Tuesday, June 28, 2011

Great Tutorial - PHP and cURL

Since I'm making heavy use of PHP and cURL, I thought I'd share a great tutorial, "PHP and cURL Functions Tutorial," for those interested in working with these technologies to implement their own scraping/crawling web service.

As you should know, PHP is a multi-purpose web scripting language. It is relatively simple to use, fast and uniquely designed to work with the web!

cURL is a set of libraries that enables a user to access web resources remotely, meaning you never have to go to a web page to get the page contents, or fill out a form. In theory, you could process all your online banking requests via PHP and cURL without ever having to manually login and navigate the bank's website.

Basically, with these two technologies, coupled with Google Search, you can do a whole lot of very cool, very good (or very bad) things on the web. These technologies are especially useful for data-mining through the web.

Continuing along with the food discourse in cyberspace project

It has been super hectic these past couple of months. In fact, it has been so stressful I have had little time to perfect my code. Or finish up my drafts for the dissertation for that matter! And this is due like last week!

Fortunately, the code works though, but only partially. I still need to enable the "crawl" function, at least provide a better implementation. Plus, I want to provide an interface to make usability a lot easier. With those two things on the current wish list, I went a head and began an implementation of the project using the CodeIgniter framework for PHP. It is very slick, easy to use and if you have experience with the Model-View-Controller approach to software development then you will be up in no-time writing cool software.

I'm planning to have this newest iteration completed by July 15th. I'm making a public commitment! I'm not promising I'm going to release the project for download just yet, I need to analyze the data and finish writing my paper first, but I will post some returned results from the software.

Fortunately, things are starting to settle down, well the end is in sight! So, I anticipate being able to actually finish this in the time I have allotted.

But first I have a move to tackle! I just got a job with the Washington Sustainable Food and Farming Network, acting as their web developer and online operations manager. I guess I'll be acting kind of like a Swiss Army Knife, not only will I be managing the web operations, I will also be doing some policy work for supporting local food economies in Washington State. The other plus is that its part-time, which means I'll have time for other endeavors, like finishing the dissertation!

A Learning Experience -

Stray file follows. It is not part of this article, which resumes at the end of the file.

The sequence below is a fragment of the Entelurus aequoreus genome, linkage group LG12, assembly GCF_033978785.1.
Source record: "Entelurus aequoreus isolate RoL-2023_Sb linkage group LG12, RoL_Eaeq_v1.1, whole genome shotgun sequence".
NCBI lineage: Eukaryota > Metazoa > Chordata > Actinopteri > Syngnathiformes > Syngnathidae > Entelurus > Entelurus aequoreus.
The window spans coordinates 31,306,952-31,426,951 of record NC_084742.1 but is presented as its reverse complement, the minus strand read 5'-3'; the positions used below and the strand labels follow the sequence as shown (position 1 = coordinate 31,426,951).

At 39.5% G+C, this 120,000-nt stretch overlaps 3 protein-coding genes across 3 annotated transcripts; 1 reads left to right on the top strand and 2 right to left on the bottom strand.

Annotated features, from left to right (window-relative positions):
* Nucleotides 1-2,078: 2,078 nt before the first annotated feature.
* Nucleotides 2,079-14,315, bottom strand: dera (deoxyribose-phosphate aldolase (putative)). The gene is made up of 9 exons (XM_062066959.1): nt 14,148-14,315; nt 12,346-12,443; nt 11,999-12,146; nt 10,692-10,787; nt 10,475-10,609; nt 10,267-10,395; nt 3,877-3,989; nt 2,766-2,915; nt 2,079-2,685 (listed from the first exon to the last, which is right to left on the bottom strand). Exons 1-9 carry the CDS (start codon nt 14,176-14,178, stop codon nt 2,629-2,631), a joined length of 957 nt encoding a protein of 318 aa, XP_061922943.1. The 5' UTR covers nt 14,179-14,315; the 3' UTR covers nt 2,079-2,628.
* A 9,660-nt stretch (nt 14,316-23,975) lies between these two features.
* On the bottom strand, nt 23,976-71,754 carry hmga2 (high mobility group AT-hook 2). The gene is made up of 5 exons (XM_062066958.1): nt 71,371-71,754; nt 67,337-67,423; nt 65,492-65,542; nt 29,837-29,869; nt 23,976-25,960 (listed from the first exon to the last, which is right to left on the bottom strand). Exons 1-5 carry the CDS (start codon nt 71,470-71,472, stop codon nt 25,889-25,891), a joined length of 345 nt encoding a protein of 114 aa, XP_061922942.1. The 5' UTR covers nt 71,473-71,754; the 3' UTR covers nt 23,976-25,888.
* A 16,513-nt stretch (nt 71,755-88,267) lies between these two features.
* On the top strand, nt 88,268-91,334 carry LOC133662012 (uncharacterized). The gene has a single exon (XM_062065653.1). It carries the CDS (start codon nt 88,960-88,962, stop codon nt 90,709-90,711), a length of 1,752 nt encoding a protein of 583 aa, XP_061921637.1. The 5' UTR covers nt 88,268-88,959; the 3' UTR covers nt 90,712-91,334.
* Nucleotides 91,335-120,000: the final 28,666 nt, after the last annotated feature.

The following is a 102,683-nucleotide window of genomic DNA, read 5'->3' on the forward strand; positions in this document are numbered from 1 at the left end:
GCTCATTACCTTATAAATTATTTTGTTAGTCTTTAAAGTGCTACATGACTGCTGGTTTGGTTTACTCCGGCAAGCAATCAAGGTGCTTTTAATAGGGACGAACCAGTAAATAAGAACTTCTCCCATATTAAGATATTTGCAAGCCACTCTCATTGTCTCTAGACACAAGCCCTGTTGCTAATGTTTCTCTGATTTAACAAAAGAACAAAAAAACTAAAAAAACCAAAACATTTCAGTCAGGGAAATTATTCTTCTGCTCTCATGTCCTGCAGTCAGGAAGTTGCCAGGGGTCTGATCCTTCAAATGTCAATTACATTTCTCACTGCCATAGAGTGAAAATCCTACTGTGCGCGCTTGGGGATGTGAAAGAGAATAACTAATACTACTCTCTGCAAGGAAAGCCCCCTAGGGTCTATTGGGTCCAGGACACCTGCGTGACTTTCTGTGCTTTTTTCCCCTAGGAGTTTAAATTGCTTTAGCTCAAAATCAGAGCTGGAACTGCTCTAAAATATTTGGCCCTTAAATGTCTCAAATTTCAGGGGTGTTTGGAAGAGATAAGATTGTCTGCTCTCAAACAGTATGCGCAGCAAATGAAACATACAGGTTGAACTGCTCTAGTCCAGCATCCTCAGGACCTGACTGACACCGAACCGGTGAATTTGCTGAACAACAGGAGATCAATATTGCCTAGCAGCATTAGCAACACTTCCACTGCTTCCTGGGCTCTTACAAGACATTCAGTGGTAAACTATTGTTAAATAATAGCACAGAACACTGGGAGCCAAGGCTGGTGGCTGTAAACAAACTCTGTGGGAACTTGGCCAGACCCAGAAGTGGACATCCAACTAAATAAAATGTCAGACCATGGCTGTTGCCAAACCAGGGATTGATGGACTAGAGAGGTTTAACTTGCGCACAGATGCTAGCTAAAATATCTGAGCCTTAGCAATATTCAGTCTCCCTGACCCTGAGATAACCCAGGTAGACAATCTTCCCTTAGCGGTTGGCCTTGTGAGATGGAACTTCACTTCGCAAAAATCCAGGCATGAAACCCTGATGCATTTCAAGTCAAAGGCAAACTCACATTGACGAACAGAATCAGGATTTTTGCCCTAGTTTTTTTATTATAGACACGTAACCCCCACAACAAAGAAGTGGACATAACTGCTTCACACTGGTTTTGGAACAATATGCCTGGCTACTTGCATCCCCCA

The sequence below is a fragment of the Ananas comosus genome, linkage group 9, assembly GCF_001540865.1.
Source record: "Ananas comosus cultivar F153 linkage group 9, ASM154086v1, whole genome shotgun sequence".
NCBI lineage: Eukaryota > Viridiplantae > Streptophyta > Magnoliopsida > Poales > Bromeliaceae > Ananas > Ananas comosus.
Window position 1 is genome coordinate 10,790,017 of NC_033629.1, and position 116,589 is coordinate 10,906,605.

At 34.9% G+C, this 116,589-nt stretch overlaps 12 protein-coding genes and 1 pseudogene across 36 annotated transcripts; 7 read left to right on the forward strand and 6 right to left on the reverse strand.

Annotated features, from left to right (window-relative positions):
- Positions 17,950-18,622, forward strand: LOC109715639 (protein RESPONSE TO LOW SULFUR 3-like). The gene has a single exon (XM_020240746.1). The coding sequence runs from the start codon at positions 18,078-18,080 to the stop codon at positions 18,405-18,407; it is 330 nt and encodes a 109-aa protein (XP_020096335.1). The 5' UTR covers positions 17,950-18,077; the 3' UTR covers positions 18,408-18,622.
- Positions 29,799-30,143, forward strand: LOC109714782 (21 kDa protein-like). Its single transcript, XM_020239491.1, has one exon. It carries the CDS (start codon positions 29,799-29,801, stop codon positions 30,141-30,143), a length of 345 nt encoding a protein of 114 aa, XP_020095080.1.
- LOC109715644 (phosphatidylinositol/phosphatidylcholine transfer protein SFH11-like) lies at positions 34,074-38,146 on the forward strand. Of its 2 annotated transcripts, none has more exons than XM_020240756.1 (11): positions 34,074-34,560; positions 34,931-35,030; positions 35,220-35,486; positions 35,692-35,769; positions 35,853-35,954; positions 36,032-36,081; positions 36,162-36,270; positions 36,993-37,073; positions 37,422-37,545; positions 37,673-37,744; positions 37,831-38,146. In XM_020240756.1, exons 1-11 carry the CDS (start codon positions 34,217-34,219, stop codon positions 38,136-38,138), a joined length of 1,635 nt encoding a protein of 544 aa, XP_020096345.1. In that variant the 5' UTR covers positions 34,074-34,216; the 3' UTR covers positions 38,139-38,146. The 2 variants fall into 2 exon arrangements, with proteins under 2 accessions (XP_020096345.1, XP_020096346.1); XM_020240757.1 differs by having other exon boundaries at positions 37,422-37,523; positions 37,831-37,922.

I haven't talked about this at all on this blog, but a little known fact is that back in January I moved my family out of Pullman to Ebey Island right outside of Everett. We found a place with 35 acres, a house, barn and water rights. The plan: to start a small organic market garden and catering service. I even started a brand new blog to document this process and hopefully provide a resource for other wanna-be farmers/foodies. We paid a lot of money up front for the land, seed, and equipment. About 3 weeks before planting, the landlord shows his true colors. It would appear that giving him a large sum of money up front was a bad thing because he seemed to expect that on a regular basis.

Now, I'm not going to go into every detail, I think everyone I know has heard the story a dozen times. But basically he freaks out that we aren't paying him months in advance. His attitude and actions scared me into second guessing whether we wanted to establish this business here. I mean once you plant, you are vested unless you want to loose everything. It's not like I can dig up a 2 acre vegetable garden and move it!

Despite the anger and resentment over his behavior, I learned a valuable lesson in all this (maybe more than one). The first thing is:
  • Follow your gut! While the economics might point you in one direction, that should be tempered with an honest assessment of the person you are doing business with.
  • The second lesson is: Do not agree to a month-to-month situation! It might work for some, but legally the landlord can give you 20 days notice, without cause, to vacate the premises. Another reason I got scared...
  • The third lesson: I will have to be more persist-ant than ever in order to make this dream a reality.
And finally...
  • The fourth lesson: Never let anyone walk all over you, or think they can. To be more specific, don't be so trusting and don't be so accommodating, unless it is reciprocated.
I have a tendency to be too giving, almost to the point of it being a shortcoming. I think people who don't know me take this as a sign of weakness, when in fact it is in my nature and comes from a deep seeded belief that we have to be the change we want to see! But when values and reality collide, it is best to embrace reality!

So, with all that said, we are moving on to another community, probably to move into an apartment till we can start over. The dream isn't dead, and no asshole is going to kill it for me. Because what I lack in intelligence, I make up through perseverance!